CANBERRA – May Budget speculation has just begun, but the Turnbull Government is determined to keep it at the speculation level by refusing to confirm reports it has found a way to ease housing affordability and plug a Budget hole through raising taxes.
Both Prime Minister Malcolm Turnbull and Finance Minister Mathias Cormann have left wriggle room in their rejections of a report in the Financial Review on Thursday of plans to crack down on capital gains tax concessions for property investors.
It would be an interesting policy for the Government to pursue as it would be following Labor policy that the government had demonised as an assault on badly needed investment.
The Government had been saying, "Labor wants to punish mum and dad investors", but it is under a lot of pressure, including from its own backbench, to do something significant about housing affordability.
Capital gains tax
There is no actual rate of capital gains tax
Capital gains tax is tax on the profit made on the sale of any capital item (investments, shares, businesses and property)
It forms part of your income tax and is not considered a separate tax – though it's referred to as capital gains tax (CGT).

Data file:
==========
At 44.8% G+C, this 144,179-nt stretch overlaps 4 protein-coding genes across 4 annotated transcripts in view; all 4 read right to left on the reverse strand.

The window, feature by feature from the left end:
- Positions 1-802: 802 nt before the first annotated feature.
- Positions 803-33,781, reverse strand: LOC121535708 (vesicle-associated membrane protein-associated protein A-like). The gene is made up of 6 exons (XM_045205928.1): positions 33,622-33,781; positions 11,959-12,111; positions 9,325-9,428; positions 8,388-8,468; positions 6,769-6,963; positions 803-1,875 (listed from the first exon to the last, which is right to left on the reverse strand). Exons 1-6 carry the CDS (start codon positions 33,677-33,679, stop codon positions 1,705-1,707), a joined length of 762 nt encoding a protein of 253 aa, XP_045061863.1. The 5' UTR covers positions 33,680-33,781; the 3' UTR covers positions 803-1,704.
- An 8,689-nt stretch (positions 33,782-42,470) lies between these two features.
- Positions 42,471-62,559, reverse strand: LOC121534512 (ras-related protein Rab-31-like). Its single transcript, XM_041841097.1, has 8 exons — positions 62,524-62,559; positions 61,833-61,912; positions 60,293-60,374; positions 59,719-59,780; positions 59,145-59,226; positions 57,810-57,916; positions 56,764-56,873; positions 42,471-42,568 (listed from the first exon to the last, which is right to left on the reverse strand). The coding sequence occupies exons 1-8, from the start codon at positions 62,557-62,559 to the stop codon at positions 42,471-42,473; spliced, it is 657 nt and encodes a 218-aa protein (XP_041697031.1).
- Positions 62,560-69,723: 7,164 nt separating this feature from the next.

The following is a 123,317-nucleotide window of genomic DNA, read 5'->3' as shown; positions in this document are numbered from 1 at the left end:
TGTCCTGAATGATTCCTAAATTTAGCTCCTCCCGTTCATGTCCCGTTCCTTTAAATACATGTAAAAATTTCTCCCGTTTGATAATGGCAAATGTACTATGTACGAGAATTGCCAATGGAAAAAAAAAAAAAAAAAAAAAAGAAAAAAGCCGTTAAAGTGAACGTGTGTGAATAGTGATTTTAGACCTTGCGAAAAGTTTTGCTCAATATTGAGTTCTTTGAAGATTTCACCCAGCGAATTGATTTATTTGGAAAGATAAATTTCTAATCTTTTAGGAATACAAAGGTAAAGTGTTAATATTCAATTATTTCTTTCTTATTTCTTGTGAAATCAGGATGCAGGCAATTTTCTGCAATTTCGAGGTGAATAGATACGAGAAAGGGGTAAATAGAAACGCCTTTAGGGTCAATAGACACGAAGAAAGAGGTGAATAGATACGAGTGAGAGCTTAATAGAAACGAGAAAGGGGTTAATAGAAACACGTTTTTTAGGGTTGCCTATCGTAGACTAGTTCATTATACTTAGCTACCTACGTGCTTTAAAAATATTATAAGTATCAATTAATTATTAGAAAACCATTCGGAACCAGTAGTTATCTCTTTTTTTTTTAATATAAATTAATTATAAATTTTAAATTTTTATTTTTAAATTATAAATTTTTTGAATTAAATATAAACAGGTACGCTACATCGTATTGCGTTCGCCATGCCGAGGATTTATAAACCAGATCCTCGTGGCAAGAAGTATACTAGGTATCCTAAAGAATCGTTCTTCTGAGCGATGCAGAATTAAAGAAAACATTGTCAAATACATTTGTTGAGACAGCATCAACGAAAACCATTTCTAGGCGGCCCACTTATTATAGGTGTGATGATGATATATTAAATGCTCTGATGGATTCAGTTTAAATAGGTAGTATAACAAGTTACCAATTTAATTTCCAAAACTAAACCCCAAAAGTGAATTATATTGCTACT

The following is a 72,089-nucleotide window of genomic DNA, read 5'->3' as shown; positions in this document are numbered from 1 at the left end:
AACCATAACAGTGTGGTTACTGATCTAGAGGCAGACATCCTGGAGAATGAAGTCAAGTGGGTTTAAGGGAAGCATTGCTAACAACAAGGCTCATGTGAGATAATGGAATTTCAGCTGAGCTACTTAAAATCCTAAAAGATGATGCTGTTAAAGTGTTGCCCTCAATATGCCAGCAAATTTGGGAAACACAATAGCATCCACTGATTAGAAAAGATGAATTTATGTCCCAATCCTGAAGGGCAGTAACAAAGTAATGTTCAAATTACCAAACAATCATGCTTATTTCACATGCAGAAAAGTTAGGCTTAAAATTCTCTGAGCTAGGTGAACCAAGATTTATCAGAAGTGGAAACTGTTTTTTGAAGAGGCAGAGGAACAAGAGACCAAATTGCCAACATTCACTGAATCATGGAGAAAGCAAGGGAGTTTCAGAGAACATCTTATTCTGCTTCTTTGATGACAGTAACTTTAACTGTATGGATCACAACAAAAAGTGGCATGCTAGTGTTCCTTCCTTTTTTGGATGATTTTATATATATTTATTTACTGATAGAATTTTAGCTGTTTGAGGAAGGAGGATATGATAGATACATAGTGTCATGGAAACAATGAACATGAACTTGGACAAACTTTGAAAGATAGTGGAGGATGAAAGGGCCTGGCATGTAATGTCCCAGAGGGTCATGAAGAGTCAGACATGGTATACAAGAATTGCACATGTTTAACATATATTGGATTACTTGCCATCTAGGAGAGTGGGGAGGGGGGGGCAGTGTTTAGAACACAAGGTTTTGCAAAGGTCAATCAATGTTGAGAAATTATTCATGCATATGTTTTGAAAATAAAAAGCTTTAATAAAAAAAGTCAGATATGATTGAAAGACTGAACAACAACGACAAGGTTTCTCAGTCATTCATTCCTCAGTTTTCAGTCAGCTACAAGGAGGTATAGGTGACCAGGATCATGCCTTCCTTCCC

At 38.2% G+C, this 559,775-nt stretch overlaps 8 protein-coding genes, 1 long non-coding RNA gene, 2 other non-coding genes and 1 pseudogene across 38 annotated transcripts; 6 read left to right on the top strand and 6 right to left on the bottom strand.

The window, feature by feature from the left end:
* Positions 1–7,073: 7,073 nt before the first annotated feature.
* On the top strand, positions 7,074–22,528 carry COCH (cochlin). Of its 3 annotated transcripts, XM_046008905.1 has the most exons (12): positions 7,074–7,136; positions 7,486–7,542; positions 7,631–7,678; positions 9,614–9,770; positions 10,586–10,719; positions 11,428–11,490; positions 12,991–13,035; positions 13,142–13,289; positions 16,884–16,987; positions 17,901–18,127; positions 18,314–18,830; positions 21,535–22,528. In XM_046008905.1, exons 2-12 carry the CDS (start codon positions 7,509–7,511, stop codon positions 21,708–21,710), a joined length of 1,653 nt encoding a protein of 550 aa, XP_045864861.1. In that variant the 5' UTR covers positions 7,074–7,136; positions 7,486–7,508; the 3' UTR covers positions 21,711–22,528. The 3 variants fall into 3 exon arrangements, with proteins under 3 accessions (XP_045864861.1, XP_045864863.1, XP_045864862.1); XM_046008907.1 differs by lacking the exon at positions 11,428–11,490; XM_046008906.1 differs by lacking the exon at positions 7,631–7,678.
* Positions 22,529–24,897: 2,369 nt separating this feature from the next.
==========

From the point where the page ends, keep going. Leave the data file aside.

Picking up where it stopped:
If you make a capital loss, you can't claim it against income but you can use it to reduce a capital gain in the same income year.
Source: Australian Taxation Office
So what's the word?
Cormann said the report was "wrong," but he then said, "There is no such proposal before the government". Being February, such a proposal could be in the earlier stages of formulation and may go to Government soon.
The Prime Minister also had a fair whack at ruling out the reported plans, saying, "We do not support the Labor Party's plans to increase capital gains tax or indeed their plans to outlaw negative gearing". The key there is the mention of Labor. This does not address a government capital gains concession attack.
This tax speculation comes as the Turnbull Government threatens the Opposition and Senate crossbench with tax increases and spending cuts in a bid to pass up to $13 billion in budget cuts.
Many of the welfare cuts have been bundled in an omnibus bill, but the Turnbull Government is now appearing to head towards splitting it up into smaller, more palatable bills for the Senate crossbench.